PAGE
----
In the same year in which the article of Dr . Susan Cobey was published (2007) was published this article: Effects of Insemination Quantity on Honey Bee Queen Physiology, Freddie-Jeanne Richard, David R. Tarpy, Christina M. Grozinger. In the abstract we can read: "Here, we demonstrate for the first time that insemination quantity significantly affects mandibular gland chemical profiles, queen-worker interactions, and brain gene expression. Further research will be necessary to elucidate the mechanistic bases for these effects: insemination volume, sperm and seminal protein quantity, and genetic diversity of the sperm may all be important factors contributing to this profound change in honey bee queen physiology, queen behavior, and social interactions in the colony."

    What this abstract is saying, as well as others, is that II is not an area of closed investigation by the very beautiful work of Dr. Susan Cobey . IMO , much of the research points in the direction that there is still much to analyze and much to learn. It is an open field , and it is too early to draw definitive conclusions and in one sense that artificial II is heaven on earth.

  6. #45
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    Default Re: Honeybee Genetics and Breeding Bees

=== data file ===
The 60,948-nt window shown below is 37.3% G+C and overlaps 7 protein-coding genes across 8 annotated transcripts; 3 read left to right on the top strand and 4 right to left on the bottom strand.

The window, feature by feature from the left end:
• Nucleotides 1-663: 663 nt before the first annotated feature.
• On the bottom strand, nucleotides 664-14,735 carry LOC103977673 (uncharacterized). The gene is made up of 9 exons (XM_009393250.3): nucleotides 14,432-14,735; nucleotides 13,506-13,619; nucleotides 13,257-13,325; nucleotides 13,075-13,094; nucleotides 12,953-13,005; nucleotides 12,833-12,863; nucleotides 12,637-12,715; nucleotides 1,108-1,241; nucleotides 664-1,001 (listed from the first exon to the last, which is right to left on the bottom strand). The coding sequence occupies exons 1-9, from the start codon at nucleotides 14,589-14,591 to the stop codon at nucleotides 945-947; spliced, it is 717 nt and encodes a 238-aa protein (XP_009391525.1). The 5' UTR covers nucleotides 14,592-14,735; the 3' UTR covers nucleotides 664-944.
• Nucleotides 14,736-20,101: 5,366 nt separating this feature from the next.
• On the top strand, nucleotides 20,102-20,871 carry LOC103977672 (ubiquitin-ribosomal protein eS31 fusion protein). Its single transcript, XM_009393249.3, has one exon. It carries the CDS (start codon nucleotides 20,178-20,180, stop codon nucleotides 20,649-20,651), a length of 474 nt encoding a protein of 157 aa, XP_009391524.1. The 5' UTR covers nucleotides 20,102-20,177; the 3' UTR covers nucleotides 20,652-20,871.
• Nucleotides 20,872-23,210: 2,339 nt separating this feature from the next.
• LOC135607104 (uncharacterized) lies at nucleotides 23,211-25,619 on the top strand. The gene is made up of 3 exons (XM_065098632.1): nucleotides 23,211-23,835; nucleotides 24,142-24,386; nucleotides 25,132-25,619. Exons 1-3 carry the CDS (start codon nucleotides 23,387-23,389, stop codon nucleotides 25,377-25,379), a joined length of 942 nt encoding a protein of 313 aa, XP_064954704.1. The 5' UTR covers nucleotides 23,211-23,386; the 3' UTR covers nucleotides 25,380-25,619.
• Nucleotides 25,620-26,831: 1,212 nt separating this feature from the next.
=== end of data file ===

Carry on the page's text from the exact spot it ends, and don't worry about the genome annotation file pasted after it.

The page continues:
Kind of awesome...I've mentioned that 2007 Apimondia article by Dr. Cobey probably 8 times before on Beesource, and this is the first time that there is any evidence that anyone even read read it, let alone understood it. Mostly everyone gets the ideas, too. Dr. Latshaw is even in on the thread! I'm impressed, and pleased.

    Fantastic to hear that Dr. John Harbo found that queens can, indeed, be re-inseminated. Is why they don't go out and mate again in nature is a puzzle yet to be completed? (Now I plan to try it for certain, on one of my better "retiring" queens, and with distinctly different sperm, to try further determine male-passed traits from female-passed traits.)

    Last I heard, Dr. Cobey had a dual assignment, early spring at U.C. Davis, later at WSU. She also offers private classes for 1 or 2 people at a time at her home on Whidbey Island, WA, in the summer.

    Dr. Cobey's New World Carniolan bees could serve as a study group for long-term effects of I.I. on a population of bees. I'll will try to ask her how many generations of the original stocks were back-crossed (or what ever other techniques used???) how many times, leading to this highly-successful bloodline of bees. If I get an answer, I'll do my best to report it back here. Feel free to remind me in a PM.